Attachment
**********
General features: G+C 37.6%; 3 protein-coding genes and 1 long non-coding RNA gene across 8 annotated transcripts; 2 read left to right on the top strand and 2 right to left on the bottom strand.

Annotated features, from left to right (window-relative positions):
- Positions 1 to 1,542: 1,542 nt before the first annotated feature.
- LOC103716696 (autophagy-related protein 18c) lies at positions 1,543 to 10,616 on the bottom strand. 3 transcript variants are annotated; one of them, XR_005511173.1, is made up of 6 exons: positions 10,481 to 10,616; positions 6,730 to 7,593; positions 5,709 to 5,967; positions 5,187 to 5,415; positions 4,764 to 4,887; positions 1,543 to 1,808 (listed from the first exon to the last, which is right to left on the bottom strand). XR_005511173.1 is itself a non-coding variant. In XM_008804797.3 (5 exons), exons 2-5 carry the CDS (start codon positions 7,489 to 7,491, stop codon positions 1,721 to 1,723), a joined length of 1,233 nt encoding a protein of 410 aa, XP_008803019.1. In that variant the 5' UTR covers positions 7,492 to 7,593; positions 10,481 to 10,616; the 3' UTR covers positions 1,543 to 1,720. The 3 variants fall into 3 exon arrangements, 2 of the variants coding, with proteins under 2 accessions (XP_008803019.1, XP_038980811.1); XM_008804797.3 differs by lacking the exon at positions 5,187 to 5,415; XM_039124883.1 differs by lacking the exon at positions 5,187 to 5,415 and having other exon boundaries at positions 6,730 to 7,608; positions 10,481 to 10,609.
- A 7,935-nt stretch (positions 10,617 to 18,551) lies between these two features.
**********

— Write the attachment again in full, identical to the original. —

General features: G+C 37.6%; 3 protein-coding genes and 1 long non-coding RNA gene across 8 annotated transcripts; 2 read left to right on the top strand and 2 right to left on the bottom strand.

Annotated features, from left to right (window-relative positions):
- Positions 1 to 1,542: 1,542 nt before the first annotated feature.
- LOC103716696 (autophagy-related protein 18c) lies at positions 1,543 to 10,616 on the bottom strand. 3 transcript variants are annotated; one of them, XR_005511173.1, is made up of 6 exons: positions 10,481 to 10,616; positions 6,730 to 7,593; positions 5,709 to 5,967; positions 5,187 to 5,415; positions 4,764 to 4,887; positions 1,543 to 1,808 (listed from the first exon to the last, which is right to left on the bottom strand). XR_005511173.1 is itself a non-coding variant. In XM_008804797.3 (5 exons), exons 2-5 carry the CDS (start codon positions 7,489 to 7,491, stop codon positions 1,721 to 1,723), a joined length of 1,233 nt encoding a protein of 410 aa, XP_008803019.1. In that variant the 5' UTR covers positions 7,492 to 7,593; positions 10,481 to 10,616; the 3' UTR covers positions 1,543 to 1,720. The 3 variants fall into 3 exon arrangements, 2 of the variants coding, with proteins under 2 accessions (XP_008803019.1, XP_038980811.1); XM_008804797.3 differs by lacking the exon at positions 5,187 to 5,415; XM_039124883.1 differs by lacking the exon at positions 5,187 to 5,415 and having other exon boundaries at positions 6,730 to 7,608; positions 10,481 to 10,609.
- A 7,935-nt stretch (positions 10,617 to 18,551) lies between these two features.